Labor Day

 


I realize that Labor Day has come and gone but my reminiscences of this celebration continue to materialize in my memory bank so I am sharing them before they disappear or dissipate; waiting until next September to write this column is unthinkable.  Just as Memorial Day signals the beginning of the summer season, the beach, swimming pools and outdoor parties, Labor Day heralds the end of summer vacation; it is about back to school, pumpkins, and hopes of cooler fall temperatures.


For countless years in Otto's family the holiday signaled a celebration of the birthday of his maternal grandmother, Lorean Johnson Woody, unfortunately, I misspelled her first name forever, but because of thorough research on the internet, I finally have the spelling correctly.  Now I have to search my writing archives and correct my past inaccuracy.


Mother Woody's actual birthday was 8 September so Labor Day was chosen for the family reunion/birthday celebration since it is also a long-weekend.  The first several gatherings were held at the American Legion Hall Post # 128 in Richland but then we migrated to the Kinchafoonee Sportsman Lodge in Webster County.  Because so many family members belonged to the local hunting club, we never had a problem securing the reservation.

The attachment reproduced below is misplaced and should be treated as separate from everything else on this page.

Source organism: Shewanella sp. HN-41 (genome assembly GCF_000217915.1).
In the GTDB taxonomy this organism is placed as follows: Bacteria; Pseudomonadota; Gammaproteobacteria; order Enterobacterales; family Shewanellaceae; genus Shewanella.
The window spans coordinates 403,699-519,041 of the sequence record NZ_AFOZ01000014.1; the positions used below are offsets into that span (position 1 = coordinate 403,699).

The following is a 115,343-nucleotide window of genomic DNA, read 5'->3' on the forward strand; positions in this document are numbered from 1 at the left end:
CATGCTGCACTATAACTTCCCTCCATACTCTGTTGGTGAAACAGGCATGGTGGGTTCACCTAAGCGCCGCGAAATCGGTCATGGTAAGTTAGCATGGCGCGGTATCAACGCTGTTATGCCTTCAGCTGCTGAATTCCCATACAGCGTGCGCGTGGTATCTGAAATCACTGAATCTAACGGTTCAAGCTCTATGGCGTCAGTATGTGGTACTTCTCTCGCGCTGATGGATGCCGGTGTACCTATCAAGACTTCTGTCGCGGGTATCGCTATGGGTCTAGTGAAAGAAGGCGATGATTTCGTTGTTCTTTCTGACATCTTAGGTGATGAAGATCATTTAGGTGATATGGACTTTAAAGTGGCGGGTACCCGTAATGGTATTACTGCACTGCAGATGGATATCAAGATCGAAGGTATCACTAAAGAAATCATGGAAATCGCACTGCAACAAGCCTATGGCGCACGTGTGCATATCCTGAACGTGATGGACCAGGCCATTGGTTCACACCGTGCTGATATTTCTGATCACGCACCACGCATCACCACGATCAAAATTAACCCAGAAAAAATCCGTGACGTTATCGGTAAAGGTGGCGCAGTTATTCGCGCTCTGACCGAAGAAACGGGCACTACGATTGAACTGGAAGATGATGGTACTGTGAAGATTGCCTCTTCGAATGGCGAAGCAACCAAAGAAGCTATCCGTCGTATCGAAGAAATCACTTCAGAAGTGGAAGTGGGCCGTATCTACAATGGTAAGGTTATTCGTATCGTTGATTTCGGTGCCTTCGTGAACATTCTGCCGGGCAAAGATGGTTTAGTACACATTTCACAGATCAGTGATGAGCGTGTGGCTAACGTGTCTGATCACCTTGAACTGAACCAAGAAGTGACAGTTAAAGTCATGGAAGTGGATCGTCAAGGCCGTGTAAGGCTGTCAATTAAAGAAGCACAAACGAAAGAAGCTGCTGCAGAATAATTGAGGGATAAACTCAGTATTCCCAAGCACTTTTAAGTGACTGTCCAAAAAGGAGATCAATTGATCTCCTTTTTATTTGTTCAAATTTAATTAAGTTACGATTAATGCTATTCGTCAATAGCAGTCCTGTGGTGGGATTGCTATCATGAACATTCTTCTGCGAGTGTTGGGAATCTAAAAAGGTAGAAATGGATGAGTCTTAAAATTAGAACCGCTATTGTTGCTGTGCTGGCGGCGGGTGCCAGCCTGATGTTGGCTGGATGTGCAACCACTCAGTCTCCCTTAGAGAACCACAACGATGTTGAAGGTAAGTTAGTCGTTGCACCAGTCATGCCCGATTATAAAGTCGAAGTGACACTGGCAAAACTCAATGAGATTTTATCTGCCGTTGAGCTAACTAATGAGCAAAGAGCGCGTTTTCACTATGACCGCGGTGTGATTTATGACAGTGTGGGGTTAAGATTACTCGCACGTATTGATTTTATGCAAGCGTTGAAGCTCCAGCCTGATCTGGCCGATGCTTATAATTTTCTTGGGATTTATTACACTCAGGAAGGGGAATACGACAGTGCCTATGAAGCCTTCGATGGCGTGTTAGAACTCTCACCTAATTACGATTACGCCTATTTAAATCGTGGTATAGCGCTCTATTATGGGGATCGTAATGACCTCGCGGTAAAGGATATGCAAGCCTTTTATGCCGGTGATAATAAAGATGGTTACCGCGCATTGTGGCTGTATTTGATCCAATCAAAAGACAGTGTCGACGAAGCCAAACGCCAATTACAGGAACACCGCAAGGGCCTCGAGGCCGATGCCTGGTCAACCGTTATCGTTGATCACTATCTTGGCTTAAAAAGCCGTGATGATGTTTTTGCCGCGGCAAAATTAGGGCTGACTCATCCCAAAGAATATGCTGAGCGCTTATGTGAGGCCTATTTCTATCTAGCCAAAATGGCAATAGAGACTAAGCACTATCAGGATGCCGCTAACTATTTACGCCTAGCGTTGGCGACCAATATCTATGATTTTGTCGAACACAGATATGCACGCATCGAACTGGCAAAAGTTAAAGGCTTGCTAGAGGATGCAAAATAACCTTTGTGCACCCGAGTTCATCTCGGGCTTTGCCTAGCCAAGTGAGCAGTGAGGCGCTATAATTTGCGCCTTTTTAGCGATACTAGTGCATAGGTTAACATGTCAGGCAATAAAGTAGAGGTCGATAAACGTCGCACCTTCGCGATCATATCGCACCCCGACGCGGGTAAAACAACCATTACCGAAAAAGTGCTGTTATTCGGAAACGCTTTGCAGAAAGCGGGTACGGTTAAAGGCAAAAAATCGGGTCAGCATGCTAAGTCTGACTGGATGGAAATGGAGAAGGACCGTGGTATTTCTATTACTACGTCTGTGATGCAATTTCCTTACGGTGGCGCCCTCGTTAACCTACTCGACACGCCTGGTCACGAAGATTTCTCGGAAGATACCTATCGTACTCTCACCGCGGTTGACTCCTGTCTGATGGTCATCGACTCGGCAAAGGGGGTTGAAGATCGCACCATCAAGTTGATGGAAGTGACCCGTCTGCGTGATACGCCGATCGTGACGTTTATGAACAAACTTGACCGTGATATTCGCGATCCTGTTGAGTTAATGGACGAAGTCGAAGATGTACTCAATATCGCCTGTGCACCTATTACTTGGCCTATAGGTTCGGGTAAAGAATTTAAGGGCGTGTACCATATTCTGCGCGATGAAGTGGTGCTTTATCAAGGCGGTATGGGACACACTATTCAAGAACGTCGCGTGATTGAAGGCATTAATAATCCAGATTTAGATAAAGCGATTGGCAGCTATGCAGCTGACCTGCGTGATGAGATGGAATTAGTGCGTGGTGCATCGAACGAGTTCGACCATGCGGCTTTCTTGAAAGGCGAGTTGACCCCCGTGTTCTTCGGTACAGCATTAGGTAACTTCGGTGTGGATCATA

It was an occasion for the ladies to prepare and share their favorite fares, and for the gentlemen to prepare the barbecue and Brunswick stew.  There was always enough food to feed an army of people and everything was delicious; what a shame that family reunions have become passe.  I miss the conversation, the country cooking and the desserts; the pies and cakes were indescribably delicious.


When we lived in Richland, we watched the Jerry Lewis Labor Day Telethon each year and enjoyed seeing the entertainers, especially Wayne Newton, Tom Jones, and the legendary Tony Bennett. We were also busy getting clothing together because at Greenfield Academy, the next day was a regular school day and it was time to choose school clothes, pack up notebooks and locate lunchboxes.


We donated regularly to the Telethon but it did not become personal until we moved to Milledgeville and became acquainted with Ashley Peeler and his devoted mother, Doriann.  Suddenly we understood personally the importance of supporting our friends and neighbors who are affected by muscular diseases.  It is a well known fact that because of such loving care by his mother, Ashley lived years longer than ever predicted.


Currently I spend hours of Labor Day putting away most of my white apparel because of that ole wives' tale about not wearing white clothing after the holiday; now days generally people do not pay attention to such quirkiness and as I understand the rule, it does not count for athletic shoes and white garments are acceptable wear year round at any beach resort.


And what happens if you insist on wearing white after Labor Day?  Well the fashion police will confiscate your TJ Maxx card and you can no longer enjoy being known as a fashionista.

 

Brenda S. Brown 

 

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